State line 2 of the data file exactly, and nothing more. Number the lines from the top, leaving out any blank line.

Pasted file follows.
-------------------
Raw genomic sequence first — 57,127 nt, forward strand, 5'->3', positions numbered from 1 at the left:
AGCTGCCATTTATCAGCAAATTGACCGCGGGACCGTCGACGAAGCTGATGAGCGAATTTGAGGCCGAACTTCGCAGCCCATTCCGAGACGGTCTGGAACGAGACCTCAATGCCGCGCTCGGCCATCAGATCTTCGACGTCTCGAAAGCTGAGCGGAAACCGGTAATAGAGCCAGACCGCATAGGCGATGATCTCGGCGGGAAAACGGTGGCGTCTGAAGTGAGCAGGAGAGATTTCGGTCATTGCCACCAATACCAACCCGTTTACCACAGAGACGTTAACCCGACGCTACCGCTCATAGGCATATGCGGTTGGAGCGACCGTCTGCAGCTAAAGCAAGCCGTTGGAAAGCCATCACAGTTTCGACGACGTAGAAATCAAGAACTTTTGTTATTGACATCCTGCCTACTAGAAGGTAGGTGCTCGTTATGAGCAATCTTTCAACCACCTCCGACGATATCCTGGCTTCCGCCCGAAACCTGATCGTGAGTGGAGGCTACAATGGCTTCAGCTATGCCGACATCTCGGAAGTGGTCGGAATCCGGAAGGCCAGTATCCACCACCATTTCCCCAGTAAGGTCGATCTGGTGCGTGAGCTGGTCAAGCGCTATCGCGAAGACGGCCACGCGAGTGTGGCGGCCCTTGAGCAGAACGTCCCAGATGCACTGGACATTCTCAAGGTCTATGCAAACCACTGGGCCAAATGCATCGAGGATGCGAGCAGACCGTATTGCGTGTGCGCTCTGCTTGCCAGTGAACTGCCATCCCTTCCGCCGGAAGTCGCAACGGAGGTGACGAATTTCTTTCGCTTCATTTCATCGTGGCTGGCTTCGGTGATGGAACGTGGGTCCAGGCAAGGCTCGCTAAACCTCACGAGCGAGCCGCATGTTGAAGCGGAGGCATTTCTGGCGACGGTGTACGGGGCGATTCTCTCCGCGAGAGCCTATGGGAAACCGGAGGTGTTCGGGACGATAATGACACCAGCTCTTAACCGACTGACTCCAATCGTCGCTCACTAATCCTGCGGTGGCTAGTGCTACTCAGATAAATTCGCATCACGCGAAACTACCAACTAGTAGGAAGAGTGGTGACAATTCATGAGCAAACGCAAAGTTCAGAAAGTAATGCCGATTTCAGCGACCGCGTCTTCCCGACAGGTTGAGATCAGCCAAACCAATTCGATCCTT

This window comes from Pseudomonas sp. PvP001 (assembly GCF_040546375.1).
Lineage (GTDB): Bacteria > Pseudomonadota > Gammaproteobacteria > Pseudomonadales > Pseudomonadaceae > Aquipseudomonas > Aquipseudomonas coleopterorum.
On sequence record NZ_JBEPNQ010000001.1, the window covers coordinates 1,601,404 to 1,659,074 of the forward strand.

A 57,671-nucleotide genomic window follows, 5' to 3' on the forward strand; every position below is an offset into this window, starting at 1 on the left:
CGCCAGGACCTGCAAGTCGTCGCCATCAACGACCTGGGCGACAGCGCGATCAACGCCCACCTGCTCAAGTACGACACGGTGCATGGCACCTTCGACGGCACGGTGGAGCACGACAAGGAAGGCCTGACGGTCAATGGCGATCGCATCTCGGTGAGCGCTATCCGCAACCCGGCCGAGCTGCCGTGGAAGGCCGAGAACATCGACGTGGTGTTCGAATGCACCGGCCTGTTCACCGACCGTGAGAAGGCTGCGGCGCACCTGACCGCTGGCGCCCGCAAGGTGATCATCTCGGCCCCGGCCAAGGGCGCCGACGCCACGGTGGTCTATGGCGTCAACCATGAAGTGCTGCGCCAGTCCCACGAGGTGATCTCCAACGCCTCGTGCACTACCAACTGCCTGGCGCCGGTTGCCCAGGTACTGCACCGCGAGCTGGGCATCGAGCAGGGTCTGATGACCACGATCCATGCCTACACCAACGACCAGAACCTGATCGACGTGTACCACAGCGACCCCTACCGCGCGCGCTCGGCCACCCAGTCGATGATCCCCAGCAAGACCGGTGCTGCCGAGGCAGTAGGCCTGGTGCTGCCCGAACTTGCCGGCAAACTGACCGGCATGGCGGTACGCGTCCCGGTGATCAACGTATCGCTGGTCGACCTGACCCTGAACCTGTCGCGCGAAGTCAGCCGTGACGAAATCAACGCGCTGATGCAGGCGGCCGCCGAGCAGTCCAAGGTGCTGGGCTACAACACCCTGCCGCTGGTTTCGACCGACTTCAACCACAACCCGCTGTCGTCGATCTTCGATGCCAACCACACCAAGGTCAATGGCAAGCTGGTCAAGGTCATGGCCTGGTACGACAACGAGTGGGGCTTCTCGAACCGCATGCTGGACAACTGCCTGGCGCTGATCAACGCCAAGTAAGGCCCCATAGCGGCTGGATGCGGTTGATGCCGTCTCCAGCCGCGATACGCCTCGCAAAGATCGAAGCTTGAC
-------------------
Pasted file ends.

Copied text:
AGCTGCCATTTATCAGCAAATTGACCGCGGGACCGTCGACGAAGCTGATGAGCGAATTTGAGGCCGAACTTCGCAGCCCATTCCGAGACGGTCTGGAACGAGACCTCAATGCCGCGCTCGGCCATCAGATCTTCGACGTCTCGAAAGCTGAGCGGAAACCGGTAATAGAGCCAGACCGCATAGGCGATGATCTCGGCGGGAAAACGGTGGCGTCTGAAGTGAGCAGGAGAGATTTCGGTCATTGCCACCAATACCAACCCGTTTACCACAGAGACGTTAACCCGACGCTACCGCTCATAGGCATATGCGGTTGGAGCGACCGTCTGCAGCTAAAGCAAGCCGTTGGAAAGCCATCACAGTTTCGACGACGTAGAAATCAAGAACTTTTGTTATTGACATCCTGCCTACTAGAAGGTAGGTGCTCGTTATGAGCAATCTTTCAACCACCTCCGACGATATCCTGGCTTCCGCCCGAAACCTGATCGTGAGTGGAGGCTACAATGGCTTCAGCTATGCCGACATCTCGGAAGTGGTCGGAATCCGGAAGGCCAGTATCCACCACCATTTCCCCAGTAAGGTCGATCTGGTGCGTGAGCTGGTCAAGCGCTATCGCGAAGACGGCCACGCGAGTGTGGCGGCCCTTGAGCAGAACGTCCCAGATGCACTGGACATTCTCAAGGTCTATGCAAACCACTGGGCCAAATGCATCGAGGATGCGAGCAGACCGTATTGCGTGTGCGCTCTGCTTGCCAGTGAACTGCCATCCCTTCCGCCGGAAGTCGCAACGGAGGTGACGAATTTCTTTCGCTTCATTTCATCGTGGCTGGCTTCGGTGATGGAACGTGGGTCCAGGCAAGGCTCGCTAAACCTCACGAGCGAGCCGCATGTTGAAGCGGAGGCATTTCTGGCGACGGTGTACGGGGCGATTCTCTCCGCGAGAGCCTATGGGAAACCGGAGGTGTTCGGGACGATAATGACACCAGCTCTTAACCGACTGACTCCAATCGTCGCTCACTAATCCTGCGGTGGCTAGTGCTACTCAGATAAATTCGCATCACGCGAAACTACCAACTAGTAGGAAGAGTGGTGACAATTCATGAGCAAACGCAAAGTTCAGAAAGTAATGCCGATTTCAGCGACCGCGTCTTCCCGACAGGTTGAGATCAGCCAAACCAATTCGATCCTT